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Old 03-27-2011, 09:33 PM   #1
Ipozya
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Look over this fstab please


Could anyone comment on this fstab (suggestions or corrections). I have put it together form google/forums. Please note that noexec for the /var parititon is valid for Arch Linux since the there are no files that need to be executed from it (according to Arch wiki). Thanks for any help!

Code:
# 
# /etc/fstab: static file system information
#
# <file system>        <dir>         <type>    <options>          <dump> <pass>
devpts                 /dev/pts      devpts    defaults            0      0
shm                    /dev/shm      tmpfs     nodev,nosuid        0      0

/dev/sda5 /boot ext3 defaults,noatime 0 2 
/dev/sda10 swap swap defaults 0 0
/dev/sda3 / ext3 defaults,noatime,errors=remount-ro 0 1
/dev/sda8 /home ext3 defaults,noatime,nosuid,nodev,errors=remount-ro 0 2
/dev/sda9 /usr ext3 defaults,noatime,nodev,errors=remount-ro 0 2
/dev/sda7 /tmp ext3 defaults,noatime,nodev,nosuid,noexec 0 2
/dev/sda6 /var reiserfs defaults,noatime,nodev,nosuid,noexec,barrier=flush 0 2
Does it matter what order the entries are in? This is how it was ordered by default.

EDIT: I added persistent labelling. I removed all of the /dev/sda* and replaced with UUID=[alphanumeric code] to match output of "sudo blkid"

Last edited by Ipozya; 03-28-2011 at 12:16 AM.
 
Old 03-28-2011, 03:49 AM   #2
acid_kewpie
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What are we looking for? Why have you "put it together" in the first place?
 
Old 03-28-2011, 11:38 AM   #3
Ipozya
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Well I previously had the default fstab; which was simply the "defaults" option for each partition and 0 1 for dump/pass (besides 0 0 for swap). I did some searching and I put this fstab together based on others suggestions in previous threads and articles. I am not the most experienced linux user so I don't fully comprehend some of the deeper implications of some of these choices (e.g. the practical difference between using relatime and noatime) and just want to make sure I these changes are valid or if you would recommend something different.
 
Old 03-28-2011, 04:12 PM   #4
toordog
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Quote:
Originally Posted by Ipozya View Post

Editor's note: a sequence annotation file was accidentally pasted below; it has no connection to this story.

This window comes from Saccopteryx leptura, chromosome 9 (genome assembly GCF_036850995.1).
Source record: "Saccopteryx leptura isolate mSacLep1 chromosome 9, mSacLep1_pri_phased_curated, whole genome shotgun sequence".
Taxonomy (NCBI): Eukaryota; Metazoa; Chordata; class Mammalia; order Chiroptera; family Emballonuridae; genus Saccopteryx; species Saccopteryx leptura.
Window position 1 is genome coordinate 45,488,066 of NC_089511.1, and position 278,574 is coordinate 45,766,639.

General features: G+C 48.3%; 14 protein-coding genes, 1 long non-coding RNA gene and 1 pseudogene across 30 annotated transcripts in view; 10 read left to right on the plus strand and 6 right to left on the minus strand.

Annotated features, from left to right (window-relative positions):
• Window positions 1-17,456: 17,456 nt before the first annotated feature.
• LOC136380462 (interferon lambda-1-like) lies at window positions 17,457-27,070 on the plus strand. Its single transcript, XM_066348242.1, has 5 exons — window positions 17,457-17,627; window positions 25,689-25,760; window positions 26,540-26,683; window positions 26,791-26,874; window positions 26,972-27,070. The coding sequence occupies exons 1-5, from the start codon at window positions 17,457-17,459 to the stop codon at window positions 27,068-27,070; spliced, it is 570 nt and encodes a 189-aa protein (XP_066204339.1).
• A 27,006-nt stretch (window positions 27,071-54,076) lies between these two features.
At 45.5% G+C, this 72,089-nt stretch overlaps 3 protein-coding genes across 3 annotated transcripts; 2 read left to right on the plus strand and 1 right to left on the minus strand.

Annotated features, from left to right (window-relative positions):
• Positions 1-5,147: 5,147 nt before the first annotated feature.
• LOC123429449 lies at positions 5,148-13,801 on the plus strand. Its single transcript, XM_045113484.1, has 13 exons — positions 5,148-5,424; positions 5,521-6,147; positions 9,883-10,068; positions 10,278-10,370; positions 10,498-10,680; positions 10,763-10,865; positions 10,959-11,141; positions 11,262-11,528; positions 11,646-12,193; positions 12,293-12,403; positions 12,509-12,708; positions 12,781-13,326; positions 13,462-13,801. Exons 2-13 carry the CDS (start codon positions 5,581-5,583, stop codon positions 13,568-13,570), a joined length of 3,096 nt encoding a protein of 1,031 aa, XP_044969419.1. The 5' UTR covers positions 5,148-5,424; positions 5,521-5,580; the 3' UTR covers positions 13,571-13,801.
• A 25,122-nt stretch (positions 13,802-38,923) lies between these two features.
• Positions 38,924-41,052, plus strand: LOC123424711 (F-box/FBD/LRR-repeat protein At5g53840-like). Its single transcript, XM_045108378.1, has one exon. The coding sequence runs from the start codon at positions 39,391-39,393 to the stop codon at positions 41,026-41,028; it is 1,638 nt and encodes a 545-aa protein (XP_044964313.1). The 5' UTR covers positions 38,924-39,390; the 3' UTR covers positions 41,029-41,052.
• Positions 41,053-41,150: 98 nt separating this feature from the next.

Well I previously had the default fstab; which was simply the "defaults" option for each partition and 0 1 for dump/pass (besides 0 0 for swap). I did some searching and I put this fstab together based on others suggestions in previous threads and articles. I am not the most experienced linux user so I don't fully comprehend some of the deeper implications of some of these choices (e.g. the practical difference between using relatime and noatime) and just want to make sure I these changes are valid or if you would recommend something different.

Ipozya, when i begun with Linux, I tend to do like you and optimize my system without really understanding what I was doing. But I quickly learn that doing it was usually worse than the default for the simple reason that Linux is made by Guru expert that really know what they are doing. I couldn't say the same from Microsoft back to 1998-2000 and they did a much better work in the most recent version. From that perspective, it is not that useful to try to optimize your system. Your personal needs will probably never reach the limit of the actual configuration.

As per the security concern, if you have a dynamic IP, that your password are strong (most hack are not from exploit but from weak password) and you don't host service like FTP, WEB, you will be fine.

Now if you machine is a server and security is of concern, it is beyond the scope of a new comer to Linux. It will requires you lot of reading (not how to but real manual) to understand what you are doing. Following blindly advice found on forum without understanding it is a bad habit. A good habit would be to use the information as a guidance to investigate the detail behind it. How to is useful and can help just like following an architecture plan is for house builder. But you cannot build a house without knowing what the plan refer to or you will build a house that can't stand straight because the plan cannot oversee everything perfectly.


I don't see anything bad about your configuration, but it is very restrictive and you might face some issue. The default is good enough you can trust it. If you want to add just enough security to feel safe, put your /tmp in a different partition just like you did and put a noexec and nosuid on it that's it. You probably don't need more than that.


Remember that your main focus should be : STRONG Password and don't allow anonymous access of any kind. And don't setuid or setgid any files on your own unless you really know what you are doing.